It might be the energy of our brightest young winemakers but it’s hard to imagine that this is already our eighth annual Young Gun of Wine Award. The hunger and skill that has been recognised throughout that time makes an impressive group indeed – imagine if they hunted in packs!
Many of these high achievers have made a career of heading north of the equator to ply their skills and garner inspiration. And each year they bring back to Australia another season of experience, insight and inspiration, applying it to home grown grapes and crafting inspired results. It’s a modern approach to success and we recognise the courage it takes to make that kind of commitment.
So once again, it’s time to show no fear in the face of immense talent, as we present the eighth annual collection of hot young Australian winemaking talent to you via another exciting program of dinners and tastings, all culminating in the night of nights, the presentation of this year’s coveted trophy for the Young Gun of Wine.
THE SERIOUS SIDE
The mission of this award is to pull together an inspired group of younger Australian winemakers that are forging ahead at speed within the greater ranks and to inspire them and others to greatness. These guys and girls are singled out for their leadership, their vision, their talent and their influence on the cutting edge of the industry, an influence that has steadily grown each year, along with the challenge of thrashing out the list of finalists and selecting the eventual winner.
Whilst the group is presented under a united banner of emerging talent, this issue of vision and leadership is a big one in the eyes of the judges. The wine industry is a relatively close-knit group and good old fashioned shared inspiration, camaraderie and encouragement are all essential to the industry’s ongoing success. But, as much as these finalists stack up well on paper, the quality has got to be present in the glass. To posses the required talent is one thing but putting it into play and delivering the liquid evidence is an absolute must.
Make no mistake, judging the Young Gun of Wine Award is an absolute pleasure for the judges, yet each year the task of both selecting the finalists and the eventual winner has become more and more challenging. To give you clear insight into the process, the judges agree on a short list of around 25 who are then invited to submit wines.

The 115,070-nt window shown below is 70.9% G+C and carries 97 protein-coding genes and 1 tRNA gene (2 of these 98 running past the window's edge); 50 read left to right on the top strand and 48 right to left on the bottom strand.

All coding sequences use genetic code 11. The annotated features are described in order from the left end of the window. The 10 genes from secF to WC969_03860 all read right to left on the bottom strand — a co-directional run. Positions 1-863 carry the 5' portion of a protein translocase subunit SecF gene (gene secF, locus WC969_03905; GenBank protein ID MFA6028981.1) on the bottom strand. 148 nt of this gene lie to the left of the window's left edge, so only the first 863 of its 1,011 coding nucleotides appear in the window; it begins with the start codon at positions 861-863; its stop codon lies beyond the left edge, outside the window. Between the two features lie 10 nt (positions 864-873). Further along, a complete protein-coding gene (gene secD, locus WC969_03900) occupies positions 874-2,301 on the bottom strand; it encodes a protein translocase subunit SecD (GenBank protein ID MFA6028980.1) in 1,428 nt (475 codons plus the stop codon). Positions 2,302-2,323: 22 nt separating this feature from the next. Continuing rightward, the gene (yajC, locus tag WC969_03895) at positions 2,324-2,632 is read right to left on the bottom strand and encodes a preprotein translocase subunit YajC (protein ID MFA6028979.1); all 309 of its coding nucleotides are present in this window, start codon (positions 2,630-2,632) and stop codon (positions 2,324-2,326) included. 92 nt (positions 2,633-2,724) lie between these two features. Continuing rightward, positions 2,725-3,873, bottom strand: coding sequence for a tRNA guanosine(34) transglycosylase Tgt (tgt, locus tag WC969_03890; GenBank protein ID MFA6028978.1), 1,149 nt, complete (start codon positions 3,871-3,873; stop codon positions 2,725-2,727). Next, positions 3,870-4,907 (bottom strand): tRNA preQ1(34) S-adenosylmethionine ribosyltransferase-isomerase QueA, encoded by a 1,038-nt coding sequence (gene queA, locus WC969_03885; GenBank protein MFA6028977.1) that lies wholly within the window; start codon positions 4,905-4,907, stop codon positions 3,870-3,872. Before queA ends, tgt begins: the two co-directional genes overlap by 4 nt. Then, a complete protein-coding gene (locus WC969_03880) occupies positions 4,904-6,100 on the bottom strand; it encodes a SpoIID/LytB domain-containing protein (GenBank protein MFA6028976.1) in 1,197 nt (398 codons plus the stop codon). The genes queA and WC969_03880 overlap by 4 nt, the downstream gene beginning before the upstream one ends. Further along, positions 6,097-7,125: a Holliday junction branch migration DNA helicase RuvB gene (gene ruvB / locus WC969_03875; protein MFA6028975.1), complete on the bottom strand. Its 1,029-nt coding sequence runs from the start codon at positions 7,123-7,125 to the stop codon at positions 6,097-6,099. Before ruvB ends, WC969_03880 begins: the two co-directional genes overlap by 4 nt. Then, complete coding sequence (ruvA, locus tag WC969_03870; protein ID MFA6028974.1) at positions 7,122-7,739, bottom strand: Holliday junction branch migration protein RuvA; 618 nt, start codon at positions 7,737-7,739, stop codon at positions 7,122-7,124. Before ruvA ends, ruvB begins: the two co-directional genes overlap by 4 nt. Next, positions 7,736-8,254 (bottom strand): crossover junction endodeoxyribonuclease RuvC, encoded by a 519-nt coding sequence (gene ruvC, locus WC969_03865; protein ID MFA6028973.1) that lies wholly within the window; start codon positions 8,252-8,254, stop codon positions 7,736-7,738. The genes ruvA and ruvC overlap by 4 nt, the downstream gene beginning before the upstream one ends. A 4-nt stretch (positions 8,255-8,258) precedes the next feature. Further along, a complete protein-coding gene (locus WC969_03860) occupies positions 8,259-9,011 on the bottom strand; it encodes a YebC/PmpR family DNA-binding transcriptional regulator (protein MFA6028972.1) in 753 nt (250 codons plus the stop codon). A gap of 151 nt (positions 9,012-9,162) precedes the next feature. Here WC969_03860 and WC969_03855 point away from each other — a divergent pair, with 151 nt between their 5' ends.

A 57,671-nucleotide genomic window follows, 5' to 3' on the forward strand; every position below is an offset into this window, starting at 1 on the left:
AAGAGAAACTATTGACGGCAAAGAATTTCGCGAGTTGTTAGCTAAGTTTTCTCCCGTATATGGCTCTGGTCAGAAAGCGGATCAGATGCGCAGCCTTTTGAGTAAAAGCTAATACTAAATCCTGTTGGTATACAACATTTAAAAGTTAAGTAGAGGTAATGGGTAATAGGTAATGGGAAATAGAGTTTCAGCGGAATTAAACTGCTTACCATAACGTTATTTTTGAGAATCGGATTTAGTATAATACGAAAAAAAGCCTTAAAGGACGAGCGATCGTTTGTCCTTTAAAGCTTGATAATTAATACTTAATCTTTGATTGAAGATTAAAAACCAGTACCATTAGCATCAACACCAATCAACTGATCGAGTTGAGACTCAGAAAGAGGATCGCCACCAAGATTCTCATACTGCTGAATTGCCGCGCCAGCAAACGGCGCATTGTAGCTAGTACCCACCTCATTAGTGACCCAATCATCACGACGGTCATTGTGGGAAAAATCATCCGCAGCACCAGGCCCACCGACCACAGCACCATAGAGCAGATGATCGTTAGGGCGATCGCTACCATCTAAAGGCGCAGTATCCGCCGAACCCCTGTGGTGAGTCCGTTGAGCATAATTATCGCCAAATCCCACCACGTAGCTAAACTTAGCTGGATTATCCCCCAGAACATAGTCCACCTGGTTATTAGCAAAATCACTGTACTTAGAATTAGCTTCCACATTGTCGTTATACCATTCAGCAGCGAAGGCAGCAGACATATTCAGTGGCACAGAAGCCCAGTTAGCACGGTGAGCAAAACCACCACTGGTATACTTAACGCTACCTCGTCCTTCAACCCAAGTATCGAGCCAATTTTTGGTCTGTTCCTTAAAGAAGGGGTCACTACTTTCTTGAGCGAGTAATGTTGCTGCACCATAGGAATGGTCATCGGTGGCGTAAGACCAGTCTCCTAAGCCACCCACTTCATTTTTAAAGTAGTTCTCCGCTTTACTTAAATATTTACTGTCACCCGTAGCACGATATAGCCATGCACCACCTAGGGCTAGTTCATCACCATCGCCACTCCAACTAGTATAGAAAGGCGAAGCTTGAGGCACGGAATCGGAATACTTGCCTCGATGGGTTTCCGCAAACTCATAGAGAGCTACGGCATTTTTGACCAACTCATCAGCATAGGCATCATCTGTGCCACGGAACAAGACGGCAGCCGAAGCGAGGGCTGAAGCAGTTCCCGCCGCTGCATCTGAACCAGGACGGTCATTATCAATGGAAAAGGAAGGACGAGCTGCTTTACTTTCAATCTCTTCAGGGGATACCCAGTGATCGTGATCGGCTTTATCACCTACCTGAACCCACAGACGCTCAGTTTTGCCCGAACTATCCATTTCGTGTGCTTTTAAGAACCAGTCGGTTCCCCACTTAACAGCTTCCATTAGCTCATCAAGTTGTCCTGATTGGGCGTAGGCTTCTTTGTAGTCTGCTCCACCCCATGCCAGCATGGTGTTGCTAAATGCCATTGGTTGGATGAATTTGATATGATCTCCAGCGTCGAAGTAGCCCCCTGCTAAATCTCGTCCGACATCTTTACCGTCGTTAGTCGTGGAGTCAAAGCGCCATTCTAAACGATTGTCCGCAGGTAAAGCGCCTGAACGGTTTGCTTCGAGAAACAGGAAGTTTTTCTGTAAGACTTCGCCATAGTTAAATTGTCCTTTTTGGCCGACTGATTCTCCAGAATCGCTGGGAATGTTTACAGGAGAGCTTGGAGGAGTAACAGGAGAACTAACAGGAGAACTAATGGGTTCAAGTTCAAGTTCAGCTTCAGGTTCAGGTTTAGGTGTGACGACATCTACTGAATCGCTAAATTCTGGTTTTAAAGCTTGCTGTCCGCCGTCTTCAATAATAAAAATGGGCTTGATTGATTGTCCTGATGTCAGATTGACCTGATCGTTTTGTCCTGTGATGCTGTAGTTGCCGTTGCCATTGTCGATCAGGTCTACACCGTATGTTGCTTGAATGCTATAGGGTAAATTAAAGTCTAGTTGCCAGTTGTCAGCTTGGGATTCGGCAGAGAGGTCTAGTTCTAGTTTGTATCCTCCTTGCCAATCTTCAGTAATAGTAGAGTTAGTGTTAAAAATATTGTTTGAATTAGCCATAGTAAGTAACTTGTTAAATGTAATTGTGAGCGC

As well as tasting the wines, the judges analyse the contribution of each finalist in a very broad sense. The wines need to perform, but the broader array of stuff each candidate is doing is as important as the wine they are making. We also look to unravel the question of why these particular wines were singled out and sent forth. It’s an always interesting, sometimes fascinating insight into what this crew thinks is really their most important work – we want to taste what’s closest to their hearts.
Have they chosen something really esoteric, something weird and left field, experimental and edgy to impress the judges? Have they taken the path less traveled to simply dare to be different or are they investigating a deeply considered and thoroughly researched theory? Have they thought long and hard about what should come next and are they laying down the beginnings of an incredible legacy?
Sometimes the allure of innovation can cast an impressive figure but the challenge of tackling what’s tried and tested is always an immense one. The winners to date have each clinched the award on very different grounds:
2007 – the inaugural winner, Matt Gant, chose the path less traveled with his First Drop Minchia Montepulciano. Innovative, confident, impressive and delivered with a wry dose of humour – perfect.
2008 – Pete Schell took the second title on very different grounds with his insight and careful evolution of the Barossa Valley’s red wine tradition via the Spinifex project. Respect!
2009 – Colin McBryde’s intellect and downright coolness saw him sail into first spot last year. The Some Young Punks and Adelina projects move in very different circles, punk versus classic, both are equally compelling.
2010 – Rollo Crittenden’s ability to take the new, emerging and downright interesting tack and make it feel like a favourite piece of furniture is a triumph. His work is a lesson for others to follow.
2011 – Mike Aylward’s wines demonstrated a respect for vineyard typicity and subtle winemaking style that few amass in a lifetime.
2012 – Abel Gibson was the first in this competition’s history to also win the People’s Choice Award. His philiosophy of nature and re-defining Barossa’s local identity of wine in a wine world that is increasingly influenced by global trends inspired all.
2013 – Taras Ochota’s quietly confident expressions of the precocious Grenache and Gewurztraminer were show stopping. Balancing both restraint and adventure, from the way he approaches his winemaking, to his packaging and presentation, Taras represented what this award is all about.
All that remains now is to see what it was that drove this year’s winner across the line, leading this pack of Australia’s most exciting, talented and inspired winemakers on to even grater heights. See you at the festival.
Young Gun of Wine Awards Chief Judge